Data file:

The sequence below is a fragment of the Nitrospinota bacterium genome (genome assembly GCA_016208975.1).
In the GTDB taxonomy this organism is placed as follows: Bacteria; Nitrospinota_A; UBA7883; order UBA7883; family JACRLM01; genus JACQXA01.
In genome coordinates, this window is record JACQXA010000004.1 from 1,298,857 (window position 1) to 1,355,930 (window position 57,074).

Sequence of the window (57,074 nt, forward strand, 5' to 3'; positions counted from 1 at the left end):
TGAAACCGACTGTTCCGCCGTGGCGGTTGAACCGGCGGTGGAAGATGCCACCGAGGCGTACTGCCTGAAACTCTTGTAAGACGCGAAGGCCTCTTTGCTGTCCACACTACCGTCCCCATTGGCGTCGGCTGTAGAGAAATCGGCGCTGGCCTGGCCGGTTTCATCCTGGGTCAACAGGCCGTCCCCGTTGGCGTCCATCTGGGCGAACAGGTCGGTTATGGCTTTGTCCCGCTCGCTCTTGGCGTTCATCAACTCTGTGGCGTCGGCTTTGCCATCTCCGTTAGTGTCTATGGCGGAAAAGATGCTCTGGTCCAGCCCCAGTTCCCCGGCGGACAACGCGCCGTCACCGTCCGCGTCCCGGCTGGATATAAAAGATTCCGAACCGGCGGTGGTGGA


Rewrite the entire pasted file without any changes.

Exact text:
The sequence below is a fragment of the Nitrospinota bacterium genome (genome assembly GCA_016208975.1).
In the GTDB taxonomy this organism is placed as follows: Bacteria; Nitrospinota_A; UBA7883; order UBA7883; family JACRLM01; genus JACQXA01.
In genome coordinates, this window is record JACQXA010000004.1 from 1,298,857 (window position 1) to 1,355,930 (window position 57,074).

Sequence of the window (57,074 nt, forward strand, 5' to 3'; positions counted from 1 at the left end):
TGAAACCGACTGTTCCGCCGTGGCGGTTGAACCGGCGGTGGAAGATGCCACCGAGGCGTACTGCCTGAAACTCTTGTAAGACGCGAAGGCCTCTTTGCTGTCCACACTACCGTCCCCATTGGCGTCGGCTGTAGAGAAATCGGCGCTGGCCTGGCCGGTTTCATCCTGGGTCAACAGGCCGTCCCCGTTGGCGTCCATCTGGGCGAACAGGTCGGTTATGGCTTTGTCCCGCTCGCTCTTGGCGTTCATCAACTCTGTGGCGTCGGCTTTGCCATCTCCGTTAGTGTCTATGGCGGAAAAGATGCTCTGGTCCAGCCCCAGTTCCCCGGCGGACAACGCGCCGTCACCGTCCGCGTCCCGGCTGGATATAAAAGATTCCGAACCGGCGGTGGTGGA